I don't want to get shot. I don't want to end up dead. I don't want to die... I gotta get out of it.
This is what Daquan Summers told me he was saying to himself as a 10 year old boy, hanging out with his cousins that he looked up to.
They never mistreated me... but they put a big impact on me.
Daquan's mom worked long hours to raise him and his brother. His dad wasn't around. Daquan got good grades in school, but says he had too much time to just hang around. His cousins taught him how to "power cars, jump in houses, steal, smoke..."
He faced a felony at the age of 12.
I heard about Daquan on NPR while I was driving through the beautiful hills of Franklin, Tennessee, where I had recently moved. My three sons (ages 15, 13 and 10) were attending public schools that felt more like large co-op schools than government institutions. Teachers, administrators, staff, parents -- all claimed the schools, the community, and the town as their own and looked after them with special care.
'There is no 'them,' only 'us,' a sweet lady with a southern accent told me at the district office where I went to register my kids. I had asked her why they were all so nice and pleasant since they were working for an educational system that's been characterized as broken. 'These are our schools, our kids. No one else's.'
I thought about her words as the NPR announcer read the story about the neighboring school district's struggle (and real efforts) to create a positive, safe and inspiring place for its students.
The featured speaker was Daquan Summers, who spoke to the school board and distinguished guests about his experience getting out of a gang, deciding to choose a different path for himself and finding out that the resources he needed had already been there for him: his mother, and the teachers and basketball coaches who made him feel that he mattered.
Through a shift in his mindset, perseverance and faith, Daquan turned his life around -- he got an athletic scholarship, raised his GPA, and is now making an impact as an anti-violence leader speaking in the community and inspiring peers through his "Bootstrap Effect" project.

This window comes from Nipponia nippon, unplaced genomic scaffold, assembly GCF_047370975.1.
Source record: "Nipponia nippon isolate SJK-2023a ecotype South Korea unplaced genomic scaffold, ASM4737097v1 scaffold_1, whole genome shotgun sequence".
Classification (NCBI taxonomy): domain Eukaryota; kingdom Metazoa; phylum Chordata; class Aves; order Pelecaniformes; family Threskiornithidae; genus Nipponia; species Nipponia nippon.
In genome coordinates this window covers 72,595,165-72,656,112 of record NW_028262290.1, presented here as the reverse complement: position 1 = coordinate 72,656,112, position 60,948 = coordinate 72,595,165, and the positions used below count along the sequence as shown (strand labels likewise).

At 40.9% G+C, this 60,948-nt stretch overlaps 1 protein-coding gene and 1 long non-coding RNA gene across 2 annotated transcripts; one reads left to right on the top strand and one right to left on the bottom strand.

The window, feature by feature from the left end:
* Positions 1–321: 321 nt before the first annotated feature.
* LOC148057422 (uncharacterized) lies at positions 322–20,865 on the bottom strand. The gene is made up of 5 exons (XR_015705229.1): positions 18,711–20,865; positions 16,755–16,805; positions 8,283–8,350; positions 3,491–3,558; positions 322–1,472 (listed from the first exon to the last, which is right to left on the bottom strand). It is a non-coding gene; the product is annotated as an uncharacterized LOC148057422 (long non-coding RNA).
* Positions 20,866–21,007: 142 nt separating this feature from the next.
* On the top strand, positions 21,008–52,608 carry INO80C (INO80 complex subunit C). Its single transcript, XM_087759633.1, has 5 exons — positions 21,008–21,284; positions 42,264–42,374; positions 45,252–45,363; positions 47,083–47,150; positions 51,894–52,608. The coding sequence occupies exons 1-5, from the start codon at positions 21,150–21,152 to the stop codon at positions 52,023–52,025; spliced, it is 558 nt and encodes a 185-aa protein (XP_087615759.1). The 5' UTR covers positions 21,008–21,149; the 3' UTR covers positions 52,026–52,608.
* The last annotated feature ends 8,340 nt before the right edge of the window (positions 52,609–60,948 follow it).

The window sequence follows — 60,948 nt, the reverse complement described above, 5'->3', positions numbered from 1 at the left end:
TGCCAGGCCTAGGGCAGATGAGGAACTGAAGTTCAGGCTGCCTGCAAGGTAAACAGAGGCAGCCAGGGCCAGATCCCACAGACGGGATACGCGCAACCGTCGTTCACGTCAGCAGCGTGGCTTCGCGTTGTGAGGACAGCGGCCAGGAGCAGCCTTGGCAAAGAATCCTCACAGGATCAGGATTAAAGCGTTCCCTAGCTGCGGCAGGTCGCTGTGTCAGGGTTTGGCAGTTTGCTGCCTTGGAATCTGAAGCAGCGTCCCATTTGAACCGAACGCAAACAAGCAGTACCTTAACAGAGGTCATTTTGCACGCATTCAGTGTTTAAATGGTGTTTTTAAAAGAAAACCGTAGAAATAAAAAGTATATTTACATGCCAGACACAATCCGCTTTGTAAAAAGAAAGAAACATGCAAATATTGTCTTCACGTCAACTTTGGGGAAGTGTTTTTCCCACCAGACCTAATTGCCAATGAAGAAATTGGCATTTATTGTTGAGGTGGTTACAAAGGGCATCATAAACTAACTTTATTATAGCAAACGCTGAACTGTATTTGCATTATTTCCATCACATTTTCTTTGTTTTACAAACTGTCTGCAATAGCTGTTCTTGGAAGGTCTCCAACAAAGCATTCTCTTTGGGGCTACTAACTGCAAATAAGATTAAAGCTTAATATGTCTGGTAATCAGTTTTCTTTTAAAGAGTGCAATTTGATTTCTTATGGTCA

It's a saying: pull yourself up by your own bootstrap. So it's a negative saying [that] I decided to make into a positive saying... improve your situation despite your circumstances.
Watch Daquan's interview on Waking Up in America and hear him perform his Spoken Word piece "No Excuses for Failure."
I asked Daquan about his turning point as a 12 year old. How did he all of a sudden have the strength to make a drastic change?
When I woke up my number one goal was, I don't care what anybody says about me, I don't care how people think I'm acting or anything. I want perfection for myself. I don't want anybody's ideas or opinions about how I should do this. I want to live my life and I want to live it right. And I want to do it for myself. I want to perfect myself. I don't want to stay here forever. And every successful person I know has had to do that. Change. They had to really change. Stop doing the same old stuff that you see other people doing and expecting a different result.
Daquan doesn't want this change only for himself. Every time we talk about his story, he brings up Harriet Tubman.
She found freedom, and she didn't have to go back. But the thing was she went back. She didn't say, 'Hey, I'm here, I don't care about other people... They were never there for me.'
Talking to Daquan in person, experiencing his gentleness, his strength and his huge open heart was life-changing for me. I read in one of his bios how he overheard someone talking about him, saying that nothing was ever going to come out of him and that he would turn out just 'like his father,' spending his life in jail.
He is not only proving them wrong, but he is already 'coming back' for the others as Harriet Tubman did -- he's inspiring them through his actions and through his involvement in the community's efforts to bring about positive change.
When I ask him what can I do, he gives me an unexpected, but perfect answer:
You should wake up every morning with the 'why' and give it your 100% ... For instance, I wake up in the morning because I want to make it out of [the] projects. You know, I want better for myself. I want better for other people. And I'm gonna go and I'm gonna give a 110%.
There is no 'them,' only 'us' -- the words ring in my head. We are all the same. And if we desire a change for our world, then each of us has to start in the place Daquan references -- the place deep within our souls. There, we will find that our original purpose, our common 'why' to wake up each day with, is to treat each other with love and kindness, regardless of skin color, religion, or socio-economic status.
I'm excited to know Daquan, and to be able to watch as he grows into his position as a leader of positive change.